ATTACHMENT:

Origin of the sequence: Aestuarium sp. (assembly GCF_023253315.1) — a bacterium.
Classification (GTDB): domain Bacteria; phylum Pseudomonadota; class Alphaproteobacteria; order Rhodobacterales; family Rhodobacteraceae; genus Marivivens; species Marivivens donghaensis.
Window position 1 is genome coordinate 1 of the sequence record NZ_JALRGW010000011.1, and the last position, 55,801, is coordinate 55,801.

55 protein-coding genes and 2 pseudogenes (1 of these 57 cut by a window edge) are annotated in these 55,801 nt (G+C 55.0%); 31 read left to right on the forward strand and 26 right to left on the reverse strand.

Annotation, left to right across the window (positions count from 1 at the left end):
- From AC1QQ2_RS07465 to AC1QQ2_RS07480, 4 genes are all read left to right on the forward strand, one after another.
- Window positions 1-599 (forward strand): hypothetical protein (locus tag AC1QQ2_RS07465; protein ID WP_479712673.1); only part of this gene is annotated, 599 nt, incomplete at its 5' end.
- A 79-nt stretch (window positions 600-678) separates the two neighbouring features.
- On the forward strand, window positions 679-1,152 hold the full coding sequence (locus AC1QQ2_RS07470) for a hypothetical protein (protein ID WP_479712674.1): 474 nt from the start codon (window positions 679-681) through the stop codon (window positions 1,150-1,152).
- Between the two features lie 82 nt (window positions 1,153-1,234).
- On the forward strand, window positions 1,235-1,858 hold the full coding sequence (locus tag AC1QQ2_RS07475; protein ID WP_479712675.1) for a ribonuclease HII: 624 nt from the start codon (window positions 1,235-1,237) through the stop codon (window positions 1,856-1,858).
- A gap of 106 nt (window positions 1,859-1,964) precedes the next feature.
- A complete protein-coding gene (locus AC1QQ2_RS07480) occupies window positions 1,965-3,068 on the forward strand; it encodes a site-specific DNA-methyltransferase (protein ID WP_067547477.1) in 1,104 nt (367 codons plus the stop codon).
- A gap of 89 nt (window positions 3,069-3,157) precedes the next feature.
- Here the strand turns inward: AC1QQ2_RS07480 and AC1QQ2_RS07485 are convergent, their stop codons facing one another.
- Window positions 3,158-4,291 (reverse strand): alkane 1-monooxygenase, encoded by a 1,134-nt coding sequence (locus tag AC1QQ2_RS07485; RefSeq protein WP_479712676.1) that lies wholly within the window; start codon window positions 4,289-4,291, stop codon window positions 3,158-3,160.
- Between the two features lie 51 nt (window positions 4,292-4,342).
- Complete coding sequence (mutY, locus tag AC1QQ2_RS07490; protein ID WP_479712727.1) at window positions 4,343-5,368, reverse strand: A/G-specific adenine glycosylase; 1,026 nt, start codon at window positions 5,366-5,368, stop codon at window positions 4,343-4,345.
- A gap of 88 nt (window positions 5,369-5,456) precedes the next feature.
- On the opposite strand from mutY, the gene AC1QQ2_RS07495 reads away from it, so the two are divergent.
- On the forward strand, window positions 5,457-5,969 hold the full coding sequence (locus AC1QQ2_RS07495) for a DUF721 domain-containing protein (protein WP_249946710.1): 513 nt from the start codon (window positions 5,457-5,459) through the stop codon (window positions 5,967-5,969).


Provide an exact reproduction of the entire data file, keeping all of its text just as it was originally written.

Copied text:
Origin of the sequence: Aestuarium sp. (assembly GCF_023253315.1) — a bacterium.
Classification (GTDB): domain Bacteria; phylum Pseudomonadota; class Alphaproteobacteria; order Rhodobacterales; family Rhodobacteraceae; genus Marivivens; species Marivivens donghaensis.
Window position 1 is genome coordinate 1 of the sequence record NZ_JALRGW010000011.1, and the last position, 55,801, is coordinate 55,801.

55 protein-coding genes and 2 pseudogenes (1 of these 57 cut by a window edge) are annotated in these 55,801 nt (G+C 55.0%); 31 read left to right on the forward strand and 26 right to left on the reverse strand.

Annotation, left to right across the window (positions count from 1 at the left end):
- From AC1QQ2_RS07465 to AC1QQ2_RS07480, 4 genes are all read left to right on the forward strand, one after another.
- Window positions 1-599 (forward strand): hypothetical protein (locus tag AC1QQ2_RS07465; protein ID WP_479712673.1); only part of this gene is annotated, 599 nt, incomplete at its 5' end.
- A 79-nt stretch (window positions 600-678) separates the two neighbouring features.
- On the forward strand, window positions 679-1,152 hold the full coding sequence (locus AC1QQ2_RS07470) for a hypothetical protein (protein ID WP_479712674.1): 474 nt from the start codon (window positions 679-681) through the stop codon (window positions 1,150-1,152).
- Between the two features lie 82 nt (window positions 1,153-1,234).
- On the forward strand, window positions 1,235-1,858 hold the full coding sequence (locus tag AC1QQ2_RS07475; protein ID WP_479712675.1) for a ribonuclease HII: 624 nt from the start codon (window positions 1,235-1,237) through the stop codon (window positions 1,856-1,858).
- A gap of 106 nt (window positions 1,859-1,964) precedes the next feature.
- A complete protein-coding gene (locus AC1QQ2_RS07480) occupies window positions 1,965-3,068 on the forward strand; it encodes a site-specific DNA-methyltransferase (protein ID WP_067547477.1) in 1,104 nt (367 codons plus the stop codon).
- A gap of 89 nt (window positions 3,069-3,157) precedes the next feature.
- Here the strand turns inward: AC1QQ2_RS07480 and AC1QQ2_RS07485 are convergent, their stop codons facing one another.
- Window positions 3,158-4,291 (reverse strand): alkane 1-monooxygenase, encoded by a 1,134-nt coding sequence (locus tag AC1QQ2_RS07485; RefSeq protein WP_479712676.1) that lies wholly within the window; start codon window positions 4,289-4,291, stop codon window positions 3,158-3,160.
- Between the two features lie 51 nt (window positions 4,292-4,342).
- Complete coding sequence (mutY, locus tag AC1QQ2_RS07490; protein ID WP_479712727.1) at window positions 4,343-5,368, reverse strand: A/G-specific adenine glycosylase; 1,026 nt, start codon at window positions 5,366-5,368, stop codon at window positions 4,343-4,345.
- A gap of 88 nt (window positions 5,369-5,456) precedes the next feature.
- On the opposite strand from mutY, the gene AC1QQ2_RS07495 reads away from it, so the two are divergent.
- On the forward strand, window positions 5,457-5,969 hold the full coding sequence (locus AC1QQ2_RS07495) for a DUF721 domain-containing protein (protein WP_249946710.1): 513 nt from the start codon (window positions 5,457-5,459) through the stop codon (window positions 5,967-5,969).